Once again the spotlight is shining on the issue of foreign investment in agricultural land and water in our country. Rightly so, as we need policies in place that enable the future growth of this important industry but these policies should have the appropriate checks and balances included. Our members have consistently raised the “checks and balances” issue with various governments over time.
As we think there is still a fair way to go to get things right. Foreign ownership of agricultural land in Australia has increased from 44.9 million hectares at December 31, 2010 to 49.6 million hectares at June 30, 2013, an increase of 4.7 million hectares in approximately two and a half year period. In addition, as at 2013, 14 per cent of all reported water entitlements in Australia were foreign owned, an increase from 9 per cent in 2010 (ABS Agricultural Land and Water Ownership, Jun 2013). More recent figures would undoubtedly show these percentages to have risen even further.
These figures are concerning as they stand. There are of course, many considerations that need to be taken into place when forming an opinion on whether this investment is overall a positive or negative for agriculture, but the Country Women’s Association (CWA) thinks that at the very least, they serve as a sobering reminder that we do need to take seriously the option of further tightening laws on foreign purchases of Australian farm land, water and agribusiness.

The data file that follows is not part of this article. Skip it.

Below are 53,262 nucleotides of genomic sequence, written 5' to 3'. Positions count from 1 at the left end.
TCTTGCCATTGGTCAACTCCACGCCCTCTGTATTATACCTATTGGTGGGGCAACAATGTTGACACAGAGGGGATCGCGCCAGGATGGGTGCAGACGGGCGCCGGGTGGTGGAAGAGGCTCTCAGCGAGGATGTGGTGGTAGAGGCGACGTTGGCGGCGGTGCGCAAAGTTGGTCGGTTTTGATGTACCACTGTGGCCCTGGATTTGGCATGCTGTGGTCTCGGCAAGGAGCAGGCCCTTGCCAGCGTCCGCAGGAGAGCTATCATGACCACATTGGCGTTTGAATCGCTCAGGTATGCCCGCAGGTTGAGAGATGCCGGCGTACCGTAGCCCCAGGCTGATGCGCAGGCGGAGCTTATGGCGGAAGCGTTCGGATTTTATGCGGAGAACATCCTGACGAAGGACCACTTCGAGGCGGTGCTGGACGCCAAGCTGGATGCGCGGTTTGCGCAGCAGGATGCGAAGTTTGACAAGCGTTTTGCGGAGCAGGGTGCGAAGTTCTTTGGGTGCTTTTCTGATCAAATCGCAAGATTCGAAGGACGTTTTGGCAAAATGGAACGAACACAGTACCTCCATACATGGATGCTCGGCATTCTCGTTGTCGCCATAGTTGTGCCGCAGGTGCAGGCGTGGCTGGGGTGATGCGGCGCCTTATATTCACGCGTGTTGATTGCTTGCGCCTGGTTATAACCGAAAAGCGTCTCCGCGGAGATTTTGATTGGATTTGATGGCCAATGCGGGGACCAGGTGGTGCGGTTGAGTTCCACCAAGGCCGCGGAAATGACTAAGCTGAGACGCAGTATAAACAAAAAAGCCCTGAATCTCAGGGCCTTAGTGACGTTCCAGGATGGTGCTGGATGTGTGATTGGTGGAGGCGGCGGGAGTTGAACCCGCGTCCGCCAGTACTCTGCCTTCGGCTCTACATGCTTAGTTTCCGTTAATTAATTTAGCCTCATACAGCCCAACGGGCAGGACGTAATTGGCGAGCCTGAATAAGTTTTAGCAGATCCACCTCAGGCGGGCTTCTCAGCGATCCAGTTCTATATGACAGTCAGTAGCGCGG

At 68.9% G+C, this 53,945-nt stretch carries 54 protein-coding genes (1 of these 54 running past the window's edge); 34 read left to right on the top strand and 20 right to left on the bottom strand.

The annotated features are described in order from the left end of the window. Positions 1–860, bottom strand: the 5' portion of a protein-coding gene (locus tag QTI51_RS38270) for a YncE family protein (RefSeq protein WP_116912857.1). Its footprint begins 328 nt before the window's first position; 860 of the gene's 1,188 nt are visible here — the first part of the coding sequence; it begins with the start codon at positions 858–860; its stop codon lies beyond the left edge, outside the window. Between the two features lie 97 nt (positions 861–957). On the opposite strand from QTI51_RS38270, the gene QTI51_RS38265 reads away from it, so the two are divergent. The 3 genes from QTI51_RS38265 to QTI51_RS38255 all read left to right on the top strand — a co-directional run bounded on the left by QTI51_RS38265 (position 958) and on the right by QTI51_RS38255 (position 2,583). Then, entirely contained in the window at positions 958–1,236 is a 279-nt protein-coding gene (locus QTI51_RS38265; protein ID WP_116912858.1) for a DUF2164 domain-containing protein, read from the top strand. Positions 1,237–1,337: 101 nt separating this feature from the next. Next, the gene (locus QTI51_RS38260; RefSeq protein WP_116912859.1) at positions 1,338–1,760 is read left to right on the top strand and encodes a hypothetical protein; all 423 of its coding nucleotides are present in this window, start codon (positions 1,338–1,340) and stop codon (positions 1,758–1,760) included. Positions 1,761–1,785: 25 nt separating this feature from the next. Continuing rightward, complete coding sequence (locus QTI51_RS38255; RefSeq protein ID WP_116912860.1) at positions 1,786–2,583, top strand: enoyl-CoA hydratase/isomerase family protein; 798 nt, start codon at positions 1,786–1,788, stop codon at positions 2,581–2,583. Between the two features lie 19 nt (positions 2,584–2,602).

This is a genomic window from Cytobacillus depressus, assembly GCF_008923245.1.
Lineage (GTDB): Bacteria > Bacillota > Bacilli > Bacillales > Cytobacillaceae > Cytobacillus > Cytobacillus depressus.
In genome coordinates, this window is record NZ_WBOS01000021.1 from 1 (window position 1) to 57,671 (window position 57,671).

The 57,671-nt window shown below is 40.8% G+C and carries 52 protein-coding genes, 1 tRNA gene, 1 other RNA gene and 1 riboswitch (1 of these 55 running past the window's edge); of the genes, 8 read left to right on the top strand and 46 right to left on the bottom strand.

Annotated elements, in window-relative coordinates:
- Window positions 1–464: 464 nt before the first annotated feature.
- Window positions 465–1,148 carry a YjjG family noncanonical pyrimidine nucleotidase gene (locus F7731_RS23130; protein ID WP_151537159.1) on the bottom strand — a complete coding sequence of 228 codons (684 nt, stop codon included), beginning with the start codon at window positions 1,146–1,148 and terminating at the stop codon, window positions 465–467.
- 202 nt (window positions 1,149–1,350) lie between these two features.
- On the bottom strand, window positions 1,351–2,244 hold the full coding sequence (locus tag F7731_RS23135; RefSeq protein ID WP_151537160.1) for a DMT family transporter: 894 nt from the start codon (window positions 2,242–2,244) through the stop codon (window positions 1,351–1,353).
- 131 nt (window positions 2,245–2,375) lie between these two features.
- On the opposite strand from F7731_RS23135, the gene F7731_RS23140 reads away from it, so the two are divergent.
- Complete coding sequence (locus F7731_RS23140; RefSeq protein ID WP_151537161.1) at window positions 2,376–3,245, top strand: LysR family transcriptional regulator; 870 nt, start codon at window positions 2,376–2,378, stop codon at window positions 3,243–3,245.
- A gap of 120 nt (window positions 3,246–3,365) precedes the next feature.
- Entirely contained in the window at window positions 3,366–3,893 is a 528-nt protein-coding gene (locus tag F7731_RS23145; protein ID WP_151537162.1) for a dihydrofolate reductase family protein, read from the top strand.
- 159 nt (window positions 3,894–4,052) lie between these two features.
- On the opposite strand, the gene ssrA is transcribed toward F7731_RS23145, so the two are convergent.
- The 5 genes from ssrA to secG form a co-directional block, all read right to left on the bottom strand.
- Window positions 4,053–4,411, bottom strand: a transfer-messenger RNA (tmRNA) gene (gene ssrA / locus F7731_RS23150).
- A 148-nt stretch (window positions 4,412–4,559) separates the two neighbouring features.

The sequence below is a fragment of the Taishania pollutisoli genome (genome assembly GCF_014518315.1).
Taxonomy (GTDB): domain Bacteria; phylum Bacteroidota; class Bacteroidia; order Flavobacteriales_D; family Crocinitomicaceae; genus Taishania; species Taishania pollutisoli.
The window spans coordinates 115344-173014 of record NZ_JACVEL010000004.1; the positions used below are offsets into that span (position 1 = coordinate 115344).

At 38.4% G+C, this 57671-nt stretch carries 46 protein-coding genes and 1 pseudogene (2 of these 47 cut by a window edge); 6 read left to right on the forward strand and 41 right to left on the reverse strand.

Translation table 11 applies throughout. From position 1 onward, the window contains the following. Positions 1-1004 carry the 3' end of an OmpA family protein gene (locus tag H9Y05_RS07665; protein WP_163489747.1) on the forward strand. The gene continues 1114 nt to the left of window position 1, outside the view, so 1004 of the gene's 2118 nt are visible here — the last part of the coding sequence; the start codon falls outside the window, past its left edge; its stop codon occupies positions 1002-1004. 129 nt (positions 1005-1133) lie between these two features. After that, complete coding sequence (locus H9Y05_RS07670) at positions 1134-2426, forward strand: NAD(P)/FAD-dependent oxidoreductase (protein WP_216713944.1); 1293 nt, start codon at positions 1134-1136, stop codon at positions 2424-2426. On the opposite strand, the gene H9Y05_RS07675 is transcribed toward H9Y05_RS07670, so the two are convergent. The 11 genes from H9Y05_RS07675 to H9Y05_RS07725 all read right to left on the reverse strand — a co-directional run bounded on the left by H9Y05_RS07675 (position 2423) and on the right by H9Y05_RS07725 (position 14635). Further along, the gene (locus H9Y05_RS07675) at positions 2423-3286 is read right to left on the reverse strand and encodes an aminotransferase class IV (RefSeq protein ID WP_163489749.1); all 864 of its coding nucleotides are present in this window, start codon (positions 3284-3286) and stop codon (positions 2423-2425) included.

Our members feel that by tightening laws on foreign purchasing of farm land, water and agribusiness, our nation can maintain better control over what happens on the land, ensure Australian farming standards and environmental laws are practiced, and monitor that products do not become scarce, unavailable or too expensive due to exporting overseas.
We are pleased to see that we are being listened to; with a step forward recently from the Federal Government in trying to ensure better access for Australian investors.
They recently announced that Australian farmland worth more than $15 million would have to be marketed to prospective local buyers for at least 30 days before it could be sold to international buyers. We hope it is the start of what is should be the recognition of some of the problems that are associated with foreign investment. In real terms though, all it will practically mean is properties will remain on the market longer.
It’s not all negative; increased capital and investment is really needed in the agricultural industry so that it can keep innovating.
What we would like to see though, is more consideration being given to the implications of loss of agricultural land for Australia’s future food production and food security when developing foreign investment policy. All investments of this nature should be in Australia’s national interest first and foremost.
- Annette Turner is the state president of CWA of NSW.